I just returned from quilt market and the response to these was tremendous!
To take a closer look, or securely order yours - click on the links below. Remember, if you don't like ordering over the internet, simply telephone me. I will be happy to take your order over the phone.
Nova's Featherweight Maintenance Card
Nova's Featherweight Troubleshooting Card
Nova's Featherweight Basics Card
Nova's Featherweight Attachment Card
I hope you enjoy them, and thank you to my wonderful students for continuing to insist that these would be beneficial.
October 2010 Bobbin Case Threading
I am hearing from you that you are enjoying the Tip of the Month. That is great! Keep coming back!
The bobbin case on the Featherweight is threaded with the bobbin spinning counter-clockwise. When you hold the bobbin up before inserting it in the bobbin case the thread should make a lower case 'd'. This is an easy way to remember and check. For me it is "d"ifferent than my Bernina. Another way of thinking of it is that all bobbin cases are threaded with the thread running back on itself. Remember to draw your bobbin thread up to the top and hold your thread tails when you begin stitching - every time! You will prevent the machine from jamming if you do this one simple thing.
I have some exciting new products coming out soon. Be sure to check back here for their introduction!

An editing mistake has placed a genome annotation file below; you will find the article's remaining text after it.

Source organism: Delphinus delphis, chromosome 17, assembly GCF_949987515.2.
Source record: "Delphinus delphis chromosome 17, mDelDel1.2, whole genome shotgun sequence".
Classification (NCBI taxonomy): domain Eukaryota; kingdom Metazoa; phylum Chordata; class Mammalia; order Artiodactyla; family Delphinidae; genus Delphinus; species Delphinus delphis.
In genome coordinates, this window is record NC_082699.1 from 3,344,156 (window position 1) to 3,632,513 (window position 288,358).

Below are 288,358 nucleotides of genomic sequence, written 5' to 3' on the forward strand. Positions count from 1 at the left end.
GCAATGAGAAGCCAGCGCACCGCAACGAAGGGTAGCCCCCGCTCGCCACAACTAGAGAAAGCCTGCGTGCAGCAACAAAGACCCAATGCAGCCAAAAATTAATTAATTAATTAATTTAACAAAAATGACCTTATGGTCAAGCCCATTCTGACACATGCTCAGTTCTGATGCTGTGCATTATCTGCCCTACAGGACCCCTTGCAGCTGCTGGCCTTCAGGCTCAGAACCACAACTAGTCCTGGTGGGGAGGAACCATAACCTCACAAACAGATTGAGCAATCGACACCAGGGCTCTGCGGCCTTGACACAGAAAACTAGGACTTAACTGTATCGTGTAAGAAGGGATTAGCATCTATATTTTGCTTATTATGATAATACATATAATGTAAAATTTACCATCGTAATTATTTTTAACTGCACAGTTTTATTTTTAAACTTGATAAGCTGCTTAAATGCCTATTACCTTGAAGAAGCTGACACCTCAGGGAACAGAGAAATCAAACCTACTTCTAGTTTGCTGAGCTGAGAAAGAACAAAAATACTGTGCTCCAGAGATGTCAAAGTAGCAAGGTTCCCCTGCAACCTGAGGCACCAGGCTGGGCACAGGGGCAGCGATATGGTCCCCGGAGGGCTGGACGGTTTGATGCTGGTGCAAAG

Presser Foot Pressure Knob The small knob on the top left of the machine (silver on some and black on others depending on the year of manufacture) is the presser foot pressure knob. It is used to adjust the amount of pressure the presser foot is putting on the fabric being stitched. This knob should turn freely and for typical quilting cottons it should be adjusted so that approximately 2 screw threads are showing. The knob should be adjusted downward for sewing heavier fabrics that would require more pressure to pull through the sewing machine and it should be adjusted upward to sew lighter weight fabrics (less pressure). You NEVER want to completely unscrew this. There is a spring under tension below this that is actually controlling the pressure. If you unscrew this completely, you will be hunting a spring! Recently at my quilting bee, a friend was sewing on her Featherweight and it was skipping stitches. We replaced the needle, rethreaded the machine, etc. I sewed and sewed with the machine with no skipped stitches. She sat back down to sew and before long announced that the machine was still skipping stitches. She got up and I went over and sewed for quite a while with no skipped stitches. She sat down and soon announced again that the machine was still skipping stitches. Only then did I realize that she was sewing on Thangles. I had never experienced a problem with paper piecing on a Featherweight before. I looked and this presser foot pressure knob was unscrewed quite a bit. We adjusted it downward to pull a heavier load, and the machine performed much better!! Evidently the lessened pressure was allowing the foot to slip causing skipped stitches. We all learn as we go! Happy Stitching!!